District of Columbia Adoption Laws

There are many concerns and interests involved in an adoption. Couples looking to adopt must be screened by state agencies in advance. Courts determine whether an adoption is in the best interests of a child, and consent, home residency, and other requirements must be met. There are also different types of adoptions.

A married couple might adopt a child, one spouse might adopt the other spouse’s child from before the marriage, or relatives may legally adopt a child. Adults can also adopt other adults.  With all the different scenarious that can arise, balancing the concerns and interests involved is the job of state adoption laws and the courts that decide petitions for adoption. Here’s a summary of the laws governing adoption in Washington D.C.

Adoption Laws in D.C.

Washington D.C. permits any person to adopt any other person. For married persons, a spouse must join in the petition for adoption -- unless the spouse is a proposed adoptee’s natural parent. Adoption is initiated by filing a petition for adoption with the district’s superior court system. Vital information about the prospective adopting parents must be included here, including name and contact information, relationship to the prospective adoptee, race, religion, and any desired name change. A proposed adoptee child must also live with the adopting person for a period of six months. Only then can the adoption become final.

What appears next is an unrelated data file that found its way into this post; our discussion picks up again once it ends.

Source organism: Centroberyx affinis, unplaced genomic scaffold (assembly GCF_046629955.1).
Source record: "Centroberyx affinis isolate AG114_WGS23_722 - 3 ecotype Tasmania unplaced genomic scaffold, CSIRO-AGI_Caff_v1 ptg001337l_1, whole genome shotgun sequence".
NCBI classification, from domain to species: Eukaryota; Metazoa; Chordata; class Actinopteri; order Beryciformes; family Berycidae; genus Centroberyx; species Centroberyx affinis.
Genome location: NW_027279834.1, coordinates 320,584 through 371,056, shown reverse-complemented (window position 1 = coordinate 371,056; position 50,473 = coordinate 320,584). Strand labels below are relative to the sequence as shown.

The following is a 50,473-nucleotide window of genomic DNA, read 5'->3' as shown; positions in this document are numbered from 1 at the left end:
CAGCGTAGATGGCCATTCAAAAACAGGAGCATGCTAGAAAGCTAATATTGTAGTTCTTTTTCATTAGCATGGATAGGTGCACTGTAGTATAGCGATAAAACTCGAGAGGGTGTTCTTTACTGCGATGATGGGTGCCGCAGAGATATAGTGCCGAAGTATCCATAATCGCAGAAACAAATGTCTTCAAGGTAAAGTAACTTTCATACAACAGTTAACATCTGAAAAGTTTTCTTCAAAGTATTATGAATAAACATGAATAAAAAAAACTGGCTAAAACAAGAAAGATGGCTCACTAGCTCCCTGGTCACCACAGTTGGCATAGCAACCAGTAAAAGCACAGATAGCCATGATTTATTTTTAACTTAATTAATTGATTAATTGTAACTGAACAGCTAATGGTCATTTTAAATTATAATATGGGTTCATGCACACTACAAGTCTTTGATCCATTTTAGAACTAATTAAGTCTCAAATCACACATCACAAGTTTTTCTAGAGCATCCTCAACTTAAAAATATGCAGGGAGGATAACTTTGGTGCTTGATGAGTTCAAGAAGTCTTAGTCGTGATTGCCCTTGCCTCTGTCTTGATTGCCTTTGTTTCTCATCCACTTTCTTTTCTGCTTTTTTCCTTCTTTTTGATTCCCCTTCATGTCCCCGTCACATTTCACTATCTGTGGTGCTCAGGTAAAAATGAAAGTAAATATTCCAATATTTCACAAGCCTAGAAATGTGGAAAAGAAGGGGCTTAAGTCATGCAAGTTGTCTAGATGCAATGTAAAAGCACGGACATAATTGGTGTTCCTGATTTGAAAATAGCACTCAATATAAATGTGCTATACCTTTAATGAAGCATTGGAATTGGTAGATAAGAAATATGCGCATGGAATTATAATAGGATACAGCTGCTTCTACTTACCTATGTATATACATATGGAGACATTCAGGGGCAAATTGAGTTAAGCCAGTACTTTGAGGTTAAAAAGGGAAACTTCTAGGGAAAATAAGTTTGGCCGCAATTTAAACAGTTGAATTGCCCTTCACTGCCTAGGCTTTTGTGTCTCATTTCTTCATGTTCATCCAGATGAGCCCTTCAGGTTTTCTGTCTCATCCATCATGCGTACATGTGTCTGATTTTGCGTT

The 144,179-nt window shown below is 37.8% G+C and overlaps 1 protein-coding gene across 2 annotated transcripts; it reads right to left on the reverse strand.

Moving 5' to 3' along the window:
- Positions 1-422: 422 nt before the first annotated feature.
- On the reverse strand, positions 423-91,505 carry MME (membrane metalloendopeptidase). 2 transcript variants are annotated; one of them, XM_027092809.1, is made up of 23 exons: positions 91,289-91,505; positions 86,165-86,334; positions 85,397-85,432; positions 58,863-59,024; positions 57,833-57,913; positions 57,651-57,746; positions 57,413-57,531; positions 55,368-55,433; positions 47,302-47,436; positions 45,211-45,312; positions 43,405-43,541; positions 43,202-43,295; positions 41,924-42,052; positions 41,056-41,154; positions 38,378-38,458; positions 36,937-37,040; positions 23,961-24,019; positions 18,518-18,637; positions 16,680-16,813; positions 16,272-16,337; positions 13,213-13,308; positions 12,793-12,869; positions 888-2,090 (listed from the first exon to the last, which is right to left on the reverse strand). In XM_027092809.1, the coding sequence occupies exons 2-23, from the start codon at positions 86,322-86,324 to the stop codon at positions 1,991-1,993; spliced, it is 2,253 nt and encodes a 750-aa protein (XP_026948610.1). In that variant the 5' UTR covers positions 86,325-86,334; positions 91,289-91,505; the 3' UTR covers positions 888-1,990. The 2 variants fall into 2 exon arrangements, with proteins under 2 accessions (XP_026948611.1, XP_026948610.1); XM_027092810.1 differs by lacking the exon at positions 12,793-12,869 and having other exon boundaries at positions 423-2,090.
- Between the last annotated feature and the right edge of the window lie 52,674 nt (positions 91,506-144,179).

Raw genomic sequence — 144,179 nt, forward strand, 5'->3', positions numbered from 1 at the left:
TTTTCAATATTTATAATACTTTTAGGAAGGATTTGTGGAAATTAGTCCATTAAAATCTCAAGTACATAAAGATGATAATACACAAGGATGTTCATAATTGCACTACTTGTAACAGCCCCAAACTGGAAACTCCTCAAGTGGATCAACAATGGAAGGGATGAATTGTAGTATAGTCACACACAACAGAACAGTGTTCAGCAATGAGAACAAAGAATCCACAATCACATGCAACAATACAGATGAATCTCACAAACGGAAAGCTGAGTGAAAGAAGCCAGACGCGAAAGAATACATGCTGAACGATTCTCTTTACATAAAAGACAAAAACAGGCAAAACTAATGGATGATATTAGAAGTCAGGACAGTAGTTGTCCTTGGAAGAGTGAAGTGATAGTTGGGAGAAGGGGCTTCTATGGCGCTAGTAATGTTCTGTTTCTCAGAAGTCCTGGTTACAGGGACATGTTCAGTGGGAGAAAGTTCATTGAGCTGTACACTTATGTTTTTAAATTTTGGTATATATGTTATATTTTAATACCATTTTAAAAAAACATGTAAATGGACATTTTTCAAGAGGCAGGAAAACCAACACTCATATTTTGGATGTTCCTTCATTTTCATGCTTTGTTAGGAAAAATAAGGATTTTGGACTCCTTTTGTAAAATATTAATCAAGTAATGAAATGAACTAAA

Some other special consideration exist as well. Consent is normally required to adopt anyone under the age of eighteen years. This includes the consent of the prospective adoptee if he or she is fourteen years of age or older. Consent from the child’s parents, legal guardian, or a licensed child-placing agency is required as well. This consent requirement can be waived by a court if a party whose consent is required can’t be located or has abandoned a child.

Finally, an adoption decree has the effect of creating the same relationship between the adopting parents and the adopted child as enjoyed by natural parents and a natural child. For all legal purposes, they are viewed as an actual child of the adopting parents.

Code Sections § 16-301 to 315.
Who May Be Adopted Any person.
Age that Child’s Consent Becomes Necessary Fourteen years of age and older.
Who May Adopt Any person can adopt. Spouses must both join on a petition unless one is the natural parent and consents to the other spouse’s adoption.
Home Residency Required Prior to Finalization of Adoption? Yes. Adoptee children must live with the adopting person for six months before the adoption can become final.
State Agency/Court Mayor or licensed agency/Superior Court of the District of Columbia.
Statute of Limitations to Challenge One year.

Related Resources for Adoption Laws

You can find more information about adoption here at FindLaw. For specific questions regarding a particular case, we recommend speaking to a local adoption lawyer.

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